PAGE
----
I cannot think of another time when this has happened: Big Bad Boss has offered to pay for some continued professional development training for me. Great, but I worry that it means he thinks I am getting out of date. It is a bit like being offered a seat on a train: lovely, but is it because I look pregnant? It does not help that Big Bad Boss suggests taking a benefit module that Smarmy Consulting has set up for ‘more experienced’ professionals. That could be read either way.
When I get there, a quick look round the room confirms my fears; it is certainly a more seasoned group of attendees. Crinkly even. We gather round a coffee machine, making the most of the freebies on offer, and I say hello to another delegate, Barry. Are you an actuary? The man stabs his finger at me as he asks. No, actually I’m a benefits manager, I say. Barry scoffs and tells me he has discovered he is the only qualified actuary in the room. I can see I am meant to be impressed. Gosh.
Simon, one of the Smarmy consultants, rescues me and promptly asks me what I am working on right now. I don’t know if you have noticed, but consultants from the big firms always ask you that. My tip is this: be very careful what you say. If you reply that you are working on a benefits benchmarking exercise, you will find yourself listening to a sales pitch on Smarmy benefits market data. If, on the other hand, you mention a health insurance review, you will be bored by tales of their re-broking team. Benefits, I tell him firmly, sure that will give him too little to go on. Still, Simon has a lot to say about Smarmy’s general benefits capability. I am relieved when another consultant hustles us into the training room to get started.
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Advanced benefits training
I wonder if I should have ticked the webinar option instead. I love the idea of webinars; how much more efficient to sit at your desk rather than travel across town to watch a rather tired presentation given by an even more tired trainer. I often look wistfully at the list of courses offered by digital trainers, but there is one big problem: I cannot do them. My willpower is unequal to the task of sitting through the tedium of a recorded message about benefits.
Even if a webinar is live, there is the unbearable temptation to minimise the screen and open another, more interesting window. Besides, it is a good opportunity to escape and do a bit of networking. Sadly, the only contacts I have made so far today are a Smarmy salesman and the-only-actuary-in-the-room.
By the break, the trainer has only talked about what we are going to cover after the break. It is disappointing when this day has cost my company hundreds of pounds. I look round the room, counting the number of delegates and multiplying by the delegate fee. You can take the girl away from her analysis but you cannot take analysis away from the girl. This girl thinks they will make a tidy profit for very little information.
During the break I am monopolised by Simon again. It is not fair to use delegates as captive sales targets. There is a rather good-looking guy from another company near the biscuits, but I cannot get near him (or the shortbread) before we are moved back into the training room.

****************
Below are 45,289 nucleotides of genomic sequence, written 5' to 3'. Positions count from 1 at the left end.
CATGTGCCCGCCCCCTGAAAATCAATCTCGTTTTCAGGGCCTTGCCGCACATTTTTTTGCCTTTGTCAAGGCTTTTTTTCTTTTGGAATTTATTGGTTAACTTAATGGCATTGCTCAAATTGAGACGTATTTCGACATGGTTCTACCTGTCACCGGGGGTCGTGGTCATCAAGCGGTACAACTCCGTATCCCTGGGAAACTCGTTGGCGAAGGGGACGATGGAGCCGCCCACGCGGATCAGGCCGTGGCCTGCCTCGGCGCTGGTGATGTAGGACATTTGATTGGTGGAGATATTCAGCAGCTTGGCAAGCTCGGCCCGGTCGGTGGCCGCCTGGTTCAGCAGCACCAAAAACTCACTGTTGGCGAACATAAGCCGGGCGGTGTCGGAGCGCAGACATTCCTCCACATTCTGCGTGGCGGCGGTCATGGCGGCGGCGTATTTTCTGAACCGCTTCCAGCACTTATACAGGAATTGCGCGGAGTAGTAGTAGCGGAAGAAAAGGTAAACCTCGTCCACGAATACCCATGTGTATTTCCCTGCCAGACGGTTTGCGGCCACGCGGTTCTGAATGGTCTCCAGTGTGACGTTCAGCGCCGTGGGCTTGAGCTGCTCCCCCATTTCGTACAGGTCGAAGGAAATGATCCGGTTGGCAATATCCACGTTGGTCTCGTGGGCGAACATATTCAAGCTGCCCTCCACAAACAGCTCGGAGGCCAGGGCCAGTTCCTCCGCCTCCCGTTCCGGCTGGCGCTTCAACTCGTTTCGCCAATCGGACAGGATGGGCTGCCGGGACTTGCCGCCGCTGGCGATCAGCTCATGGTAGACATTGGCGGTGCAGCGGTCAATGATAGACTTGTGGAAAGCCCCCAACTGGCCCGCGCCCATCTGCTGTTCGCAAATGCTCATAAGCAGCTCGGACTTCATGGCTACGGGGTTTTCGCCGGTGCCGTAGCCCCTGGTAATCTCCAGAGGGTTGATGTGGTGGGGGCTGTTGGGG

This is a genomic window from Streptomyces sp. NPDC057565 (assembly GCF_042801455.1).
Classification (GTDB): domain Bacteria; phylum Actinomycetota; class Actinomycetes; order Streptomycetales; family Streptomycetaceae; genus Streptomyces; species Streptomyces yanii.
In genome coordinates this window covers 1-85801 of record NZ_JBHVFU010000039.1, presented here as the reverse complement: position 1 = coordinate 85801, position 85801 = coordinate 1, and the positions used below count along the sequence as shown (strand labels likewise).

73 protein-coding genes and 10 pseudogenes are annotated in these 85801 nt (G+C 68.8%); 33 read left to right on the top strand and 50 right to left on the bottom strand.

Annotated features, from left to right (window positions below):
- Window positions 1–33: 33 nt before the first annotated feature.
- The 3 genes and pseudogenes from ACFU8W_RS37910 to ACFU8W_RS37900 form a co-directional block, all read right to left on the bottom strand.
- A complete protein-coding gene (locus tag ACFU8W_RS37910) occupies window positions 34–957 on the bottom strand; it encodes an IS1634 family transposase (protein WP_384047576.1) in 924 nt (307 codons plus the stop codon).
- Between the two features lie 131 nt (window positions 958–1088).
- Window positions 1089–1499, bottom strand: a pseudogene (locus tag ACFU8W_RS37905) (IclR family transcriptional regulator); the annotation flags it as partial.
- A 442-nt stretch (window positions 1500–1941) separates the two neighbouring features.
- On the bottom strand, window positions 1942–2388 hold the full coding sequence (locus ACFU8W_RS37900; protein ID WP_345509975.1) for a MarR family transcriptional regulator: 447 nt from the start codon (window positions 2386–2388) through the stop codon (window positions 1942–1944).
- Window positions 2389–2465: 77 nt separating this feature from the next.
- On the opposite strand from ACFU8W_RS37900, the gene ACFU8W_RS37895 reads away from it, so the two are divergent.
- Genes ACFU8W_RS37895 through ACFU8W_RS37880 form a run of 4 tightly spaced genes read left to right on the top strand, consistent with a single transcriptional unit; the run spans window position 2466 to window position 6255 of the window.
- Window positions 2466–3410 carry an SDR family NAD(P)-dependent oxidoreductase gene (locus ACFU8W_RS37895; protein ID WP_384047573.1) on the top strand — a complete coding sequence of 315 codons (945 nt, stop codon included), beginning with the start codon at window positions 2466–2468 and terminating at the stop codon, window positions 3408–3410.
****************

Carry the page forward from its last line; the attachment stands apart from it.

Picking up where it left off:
Finally, we are introduced to some actual content: international mobility. The trainer tells us that often companies decide to open an office in another country, and then they may decide to send an executive overseas. Really. Until now, I have resisted looking at my phone, but this is just too basic. Even when it gets a bit more technical after someone asks about hypothetical tax, the explanation is woolly and I do not feel I’ve learnt anything.
We move on to international pensions. The-only-actuary-in-the-room perks up a bit then, but the rest of us are on snooze. I glance over at the only-good-looking-man-in-the-room and I am thrilled when he actually looks back with a smile. Now I can hardly wait for lunch.
We are given stale sandwiches – not what I expected given the fee – but I can hardly eat anyway as I am chatting with my new friend. I just nibble a breadstick and try to look elegant about it. We both work for technology companies, and he suggests we connect on LinkedIn. I am thrilled, and it was worth coming just for that. Is he really just interested in comparing benefits, I wonder?
After lunch, we are treated to an overview of international pooling. The trainer describes how insurance policies are grouped together to benefit from the shared risk, and they show the usual example calculation resulting in a dividend. Despite the fact I have managed pooling for work, and I certainly follow the maths in the example, I still do not actually get where the money comes from. I mean: the total claims experience will be the same, with the same cost to suppliers, but somehow we all buy into the idea that a dividend just magically appears.
I would love to find someone to explain properly, owning up to a volume discount generated perhaps, but it is not going to happen today. If I ask, I could look an idiot in front of a room full of peers and condescending actuaries. Benefits is such a small world, it seems likely I could end up working with, or even for, any of these people. I just nod and try to look interested.
Next time… Candid is dragged into health and safety.